In all of my creative writing classes, I give students a writing prompt in which they must eavesdrop on conversations in a public space to trigger a poem or short story. This illustrates the importance of paying attention to language and using one’s surroundings as inspiration. Whenever I assign this prompt, students return to class with an idea for a new story or poem. Last summer, I applied this prompt to my own writing while vacationing at Cape May, New Jersey.
While I sprawled out on a beach blanket and sunbathed with my girlfriend, a crowd of teenage surfers obstructed our ocean view. One by one, they lined up on the beach with their polished boards. We sat up and watched them successfully ride the foamy crest of a wave, or crash hard. I immediately pulled out my notebook and recorded some of their phrases, specifically “Dude got wrecked so hard” and “I wish this wind would just chill.” As a poet, my ears perk up when I hear interesting language and mangled phrases. I used their surfer lingo to draft a poem about that scene and how those surfer boys remained on the beach until sunset.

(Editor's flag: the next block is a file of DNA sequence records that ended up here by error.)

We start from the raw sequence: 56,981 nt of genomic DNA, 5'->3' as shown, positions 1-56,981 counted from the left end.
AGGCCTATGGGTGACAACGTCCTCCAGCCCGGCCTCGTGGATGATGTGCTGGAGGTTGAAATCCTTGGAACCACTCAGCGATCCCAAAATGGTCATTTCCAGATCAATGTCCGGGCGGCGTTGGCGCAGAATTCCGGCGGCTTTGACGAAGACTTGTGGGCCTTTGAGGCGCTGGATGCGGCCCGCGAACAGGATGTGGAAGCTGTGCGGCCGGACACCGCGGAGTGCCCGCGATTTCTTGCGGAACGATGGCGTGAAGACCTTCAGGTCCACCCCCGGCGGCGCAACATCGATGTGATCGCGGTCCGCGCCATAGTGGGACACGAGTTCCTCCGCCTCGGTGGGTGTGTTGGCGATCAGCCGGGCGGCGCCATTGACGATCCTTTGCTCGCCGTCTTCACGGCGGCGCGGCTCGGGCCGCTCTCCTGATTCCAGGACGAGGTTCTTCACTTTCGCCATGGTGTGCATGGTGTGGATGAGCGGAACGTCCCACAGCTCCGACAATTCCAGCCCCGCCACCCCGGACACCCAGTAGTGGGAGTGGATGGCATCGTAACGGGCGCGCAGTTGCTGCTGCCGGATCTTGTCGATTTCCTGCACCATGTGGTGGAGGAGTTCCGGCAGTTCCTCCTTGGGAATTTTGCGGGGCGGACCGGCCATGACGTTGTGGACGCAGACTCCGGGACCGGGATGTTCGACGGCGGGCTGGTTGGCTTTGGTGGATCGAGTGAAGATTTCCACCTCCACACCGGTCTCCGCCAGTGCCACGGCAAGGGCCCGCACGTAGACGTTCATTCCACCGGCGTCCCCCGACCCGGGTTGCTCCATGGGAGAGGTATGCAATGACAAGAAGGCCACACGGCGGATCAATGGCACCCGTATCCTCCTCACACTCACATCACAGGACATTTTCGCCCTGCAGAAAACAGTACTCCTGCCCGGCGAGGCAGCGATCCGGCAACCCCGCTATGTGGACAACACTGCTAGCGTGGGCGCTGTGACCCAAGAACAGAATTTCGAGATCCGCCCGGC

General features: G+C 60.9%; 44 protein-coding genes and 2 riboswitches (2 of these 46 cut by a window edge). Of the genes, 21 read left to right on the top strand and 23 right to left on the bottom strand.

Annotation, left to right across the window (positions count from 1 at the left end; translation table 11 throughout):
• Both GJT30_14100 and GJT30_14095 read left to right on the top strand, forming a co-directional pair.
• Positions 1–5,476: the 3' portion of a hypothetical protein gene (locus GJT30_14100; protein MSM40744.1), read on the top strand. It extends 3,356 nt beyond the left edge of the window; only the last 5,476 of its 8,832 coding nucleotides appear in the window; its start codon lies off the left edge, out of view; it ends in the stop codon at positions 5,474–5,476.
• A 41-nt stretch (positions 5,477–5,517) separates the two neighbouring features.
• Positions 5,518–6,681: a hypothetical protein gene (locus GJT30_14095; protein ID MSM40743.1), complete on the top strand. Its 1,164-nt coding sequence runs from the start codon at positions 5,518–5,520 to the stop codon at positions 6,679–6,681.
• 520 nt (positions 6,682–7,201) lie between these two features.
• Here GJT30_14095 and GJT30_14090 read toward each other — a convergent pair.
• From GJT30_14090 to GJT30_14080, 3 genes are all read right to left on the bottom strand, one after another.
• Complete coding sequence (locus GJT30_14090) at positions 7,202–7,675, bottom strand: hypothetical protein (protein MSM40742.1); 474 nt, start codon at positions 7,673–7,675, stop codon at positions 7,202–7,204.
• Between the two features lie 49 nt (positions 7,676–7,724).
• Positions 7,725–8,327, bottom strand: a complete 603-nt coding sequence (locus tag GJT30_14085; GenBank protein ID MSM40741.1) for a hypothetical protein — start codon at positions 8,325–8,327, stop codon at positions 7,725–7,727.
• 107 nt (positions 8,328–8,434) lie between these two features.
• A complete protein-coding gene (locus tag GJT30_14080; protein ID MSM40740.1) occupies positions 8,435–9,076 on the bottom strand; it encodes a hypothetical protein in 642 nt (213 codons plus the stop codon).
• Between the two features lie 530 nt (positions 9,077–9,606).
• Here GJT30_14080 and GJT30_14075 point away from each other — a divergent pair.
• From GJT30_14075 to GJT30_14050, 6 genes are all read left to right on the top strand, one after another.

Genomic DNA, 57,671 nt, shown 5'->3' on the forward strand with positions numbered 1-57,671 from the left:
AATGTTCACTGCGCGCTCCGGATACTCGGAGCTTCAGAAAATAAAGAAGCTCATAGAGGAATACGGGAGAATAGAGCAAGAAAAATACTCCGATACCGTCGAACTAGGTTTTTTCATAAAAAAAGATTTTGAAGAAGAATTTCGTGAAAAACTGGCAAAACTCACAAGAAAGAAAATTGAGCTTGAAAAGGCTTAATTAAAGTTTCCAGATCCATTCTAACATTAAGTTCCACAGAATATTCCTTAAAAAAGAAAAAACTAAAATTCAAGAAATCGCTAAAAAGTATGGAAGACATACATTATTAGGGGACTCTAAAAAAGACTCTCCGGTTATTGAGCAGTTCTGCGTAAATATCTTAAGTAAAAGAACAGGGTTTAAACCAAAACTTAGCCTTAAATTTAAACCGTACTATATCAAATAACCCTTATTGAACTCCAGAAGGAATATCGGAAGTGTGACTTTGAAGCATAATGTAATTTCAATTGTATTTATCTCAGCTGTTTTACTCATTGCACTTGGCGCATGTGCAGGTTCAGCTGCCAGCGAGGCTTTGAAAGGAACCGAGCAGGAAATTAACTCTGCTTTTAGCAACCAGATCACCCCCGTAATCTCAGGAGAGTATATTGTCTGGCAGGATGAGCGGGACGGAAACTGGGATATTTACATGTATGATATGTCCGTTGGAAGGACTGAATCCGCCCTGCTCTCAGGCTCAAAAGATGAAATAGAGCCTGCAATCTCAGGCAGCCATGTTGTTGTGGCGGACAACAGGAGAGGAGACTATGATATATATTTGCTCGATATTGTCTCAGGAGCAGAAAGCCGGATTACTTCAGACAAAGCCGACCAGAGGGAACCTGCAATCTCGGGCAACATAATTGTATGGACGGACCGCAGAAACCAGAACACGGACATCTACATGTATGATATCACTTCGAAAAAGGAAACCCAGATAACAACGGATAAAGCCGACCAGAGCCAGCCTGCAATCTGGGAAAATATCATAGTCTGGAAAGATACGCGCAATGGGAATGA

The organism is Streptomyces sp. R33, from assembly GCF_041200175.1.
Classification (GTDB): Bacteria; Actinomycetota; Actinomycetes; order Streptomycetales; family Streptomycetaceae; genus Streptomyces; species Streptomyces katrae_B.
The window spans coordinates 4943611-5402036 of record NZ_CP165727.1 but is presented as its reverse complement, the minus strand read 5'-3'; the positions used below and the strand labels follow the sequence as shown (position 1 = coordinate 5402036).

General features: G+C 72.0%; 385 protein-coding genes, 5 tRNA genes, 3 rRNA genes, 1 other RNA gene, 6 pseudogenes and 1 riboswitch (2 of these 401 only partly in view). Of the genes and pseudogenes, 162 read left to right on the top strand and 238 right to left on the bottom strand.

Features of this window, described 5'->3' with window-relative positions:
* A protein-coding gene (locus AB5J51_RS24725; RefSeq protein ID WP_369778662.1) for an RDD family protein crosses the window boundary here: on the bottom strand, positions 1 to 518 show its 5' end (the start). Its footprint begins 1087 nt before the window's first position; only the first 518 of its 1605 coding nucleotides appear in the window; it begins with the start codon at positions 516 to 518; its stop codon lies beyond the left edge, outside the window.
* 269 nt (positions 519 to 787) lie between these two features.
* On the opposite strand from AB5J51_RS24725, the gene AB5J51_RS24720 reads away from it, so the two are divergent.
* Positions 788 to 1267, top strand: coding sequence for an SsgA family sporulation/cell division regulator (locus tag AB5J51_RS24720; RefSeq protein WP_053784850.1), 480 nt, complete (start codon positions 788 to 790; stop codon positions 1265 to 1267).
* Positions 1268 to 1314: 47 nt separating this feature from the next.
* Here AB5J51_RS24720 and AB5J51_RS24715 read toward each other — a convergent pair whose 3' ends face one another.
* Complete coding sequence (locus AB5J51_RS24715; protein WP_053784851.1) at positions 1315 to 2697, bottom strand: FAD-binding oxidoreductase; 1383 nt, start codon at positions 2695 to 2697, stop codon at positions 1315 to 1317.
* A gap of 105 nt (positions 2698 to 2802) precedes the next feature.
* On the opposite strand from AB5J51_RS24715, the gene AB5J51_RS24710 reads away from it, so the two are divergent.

As I’ve told my students, there is inspiration everywhere, in bits of conversations we hear and scenes we observe. We just have to open our senses to the world around us and keep a notebook close.